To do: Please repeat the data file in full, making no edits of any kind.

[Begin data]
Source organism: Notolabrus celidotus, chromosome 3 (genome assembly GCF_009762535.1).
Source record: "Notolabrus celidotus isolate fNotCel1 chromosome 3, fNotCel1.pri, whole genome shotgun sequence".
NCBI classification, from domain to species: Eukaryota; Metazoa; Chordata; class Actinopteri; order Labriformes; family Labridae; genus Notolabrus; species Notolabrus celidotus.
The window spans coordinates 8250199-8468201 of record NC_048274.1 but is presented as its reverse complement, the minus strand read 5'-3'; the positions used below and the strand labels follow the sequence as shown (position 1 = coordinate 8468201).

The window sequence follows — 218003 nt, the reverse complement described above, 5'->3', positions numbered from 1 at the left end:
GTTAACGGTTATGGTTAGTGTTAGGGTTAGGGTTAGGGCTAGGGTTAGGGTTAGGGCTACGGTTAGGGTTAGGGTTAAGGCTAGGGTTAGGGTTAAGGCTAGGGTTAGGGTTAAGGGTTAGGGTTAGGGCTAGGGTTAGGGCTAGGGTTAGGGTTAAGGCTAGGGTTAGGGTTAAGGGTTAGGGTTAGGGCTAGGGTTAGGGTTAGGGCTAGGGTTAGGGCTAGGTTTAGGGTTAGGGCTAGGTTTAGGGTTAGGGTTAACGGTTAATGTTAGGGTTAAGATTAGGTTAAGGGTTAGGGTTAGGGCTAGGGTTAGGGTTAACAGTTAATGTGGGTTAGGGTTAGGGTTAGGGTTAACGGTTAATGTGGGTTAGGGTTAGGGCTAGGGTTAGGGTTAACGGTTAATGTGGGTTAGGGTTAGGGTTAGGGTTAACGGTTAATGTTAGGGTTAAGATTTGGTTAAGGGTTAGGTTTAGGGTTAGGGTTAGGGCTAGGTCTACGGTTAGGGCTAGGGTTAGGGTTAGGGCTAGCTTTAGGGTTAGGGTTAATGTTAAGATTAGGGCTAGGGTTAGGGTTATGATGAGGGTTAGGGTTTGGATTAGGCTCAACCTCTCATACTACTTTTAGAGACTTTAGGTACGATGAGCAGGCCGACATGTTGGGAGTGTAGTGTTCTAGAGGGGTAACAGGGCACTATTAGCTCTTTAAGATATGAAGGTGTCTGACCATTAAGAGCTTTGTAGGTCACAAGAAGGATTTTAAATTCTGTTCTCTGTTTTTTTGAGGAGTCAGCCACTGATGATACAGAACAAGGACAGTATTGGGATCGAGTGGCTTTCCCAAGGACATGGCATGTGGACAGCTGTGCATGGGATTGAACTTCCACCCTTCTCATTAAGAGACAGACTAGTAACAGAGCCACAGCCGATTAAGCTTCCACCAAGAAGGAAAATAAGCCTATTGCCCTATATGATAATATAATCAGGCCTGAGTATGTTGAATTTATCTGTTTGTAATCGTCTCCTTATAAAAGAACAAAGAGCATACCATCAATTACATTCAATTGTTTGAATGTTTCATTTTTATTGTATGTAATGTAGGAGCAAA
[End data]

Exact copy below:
Source organism: Notolabrus celidotus, chromosome 3 (genome assembly GCF_009762535.1).
Source record: "Notolabrus celidotus isolate fNotCel1 chromosome 3, fNotCel1.pri, whole genome shotgun sequence".
NCBI classification, from domain to species: Eukaryota; Metazoa; Chordata; class Actinopteri; order Labriformes; family Labridae; genus Notolabrus; species Notolabrus celidotus.
The window spans coordinates 8250199-8468201 of record NC_048274.1 but is presented as its reverse complement, the minus strand read 5'-3'; the positions used below and the strand labels follow the sequence as shown (position 1 = coordinate 8468201).

The window sequence follows — 218003 nt, the reverse complement described above, 5'->3', positions numbered from 1 at the left end:
GTTAACGGTTATGGTTAGTGTTAGGGTTAGGGTTAGGGCTAGGGTTAGGGTTAGGGCTACGGTTAGGGTTAGGGTTAAGGCTAGGGTTAGGGTTAAGGCTAGGGTTAGGGTTAAGGGTTAGGGTTAGGGCTAGGGTTAGGGCTAGGGTTAGGGTTAAGGCTAGGGTTAGGGTTAAGGGTTAGGGTTAGGGCTAGGGTTAGGGTTAGGGCTAGGGTTAGGGCTAGGTTTAGGGTTAGGGCTAGGTTTAGGGTTAGGGTTAACGGTTAATGTTAGGGTTAAGATTAGGTTAAGGGTTAGGGTTAGGGCTAGGGTTAGGGTTAACAGTTAATGTGGGTTAGGGTTAGGGTTAGGGTTAACGGTTAATGTGGGTTAGGGTTAGGGCTAGGGTTAGGGTTAACGGTTAATGTGGGTTAGGGTTAGGGTTAGGGTTAACGGTTAATGTTAGGGTTAAGATTTGGTTAAGGGTTAGGTTTAGGGTTAGGGTTAGGGCTAGGTCTACGGTTAGGGCTAGGGTTAGGGTTAGGGCTAGCTTTAGGGTTAGGGTTAATGTTAAGATTAGGGCTAGGGTTAGGGTTATGATGAGGGTTAGGGTTTGGATTAGGCTCAACCTCTCATACTACTTTTAGAGACTTTAGGTACGATGAGCAGGCCGACATGTTGGGAGTGTAGTGTTCTAGAGGGGTAACAGGGCACTATTAGCTCTTTAAGATATGAAGGTGTCTGACCATTAAGAGCTTTGTAGGTCACAAGAAGGATTTTAAATTCTGTTCTCTGTTTTTTTGAGGAGTCAGCCACTGATGATACAGAACAAGGACAGTATTGGGATCGAGTGGCTTTCCCAAGGACATGGCATGTGGACAGCTGTGCATGGGATTGAACTTCCACCCTTCTCATTAAGAGACAGACTAGTAACAGAGCCACAGCCGATTAAGCTTCCACCAAGAAGGAAAATAAGCCTATTGCCCTATATGATAATATAATCAGGCCTGAGTATGTTGAATTTATCTGTTTGTAATCGTCTCCTTATAAAAGAACAAAGAGCATACCATCAATTACATTCAATTGTTTGAATGTTTCATTTTTATTGTATGTAATGTAGGAGCAAA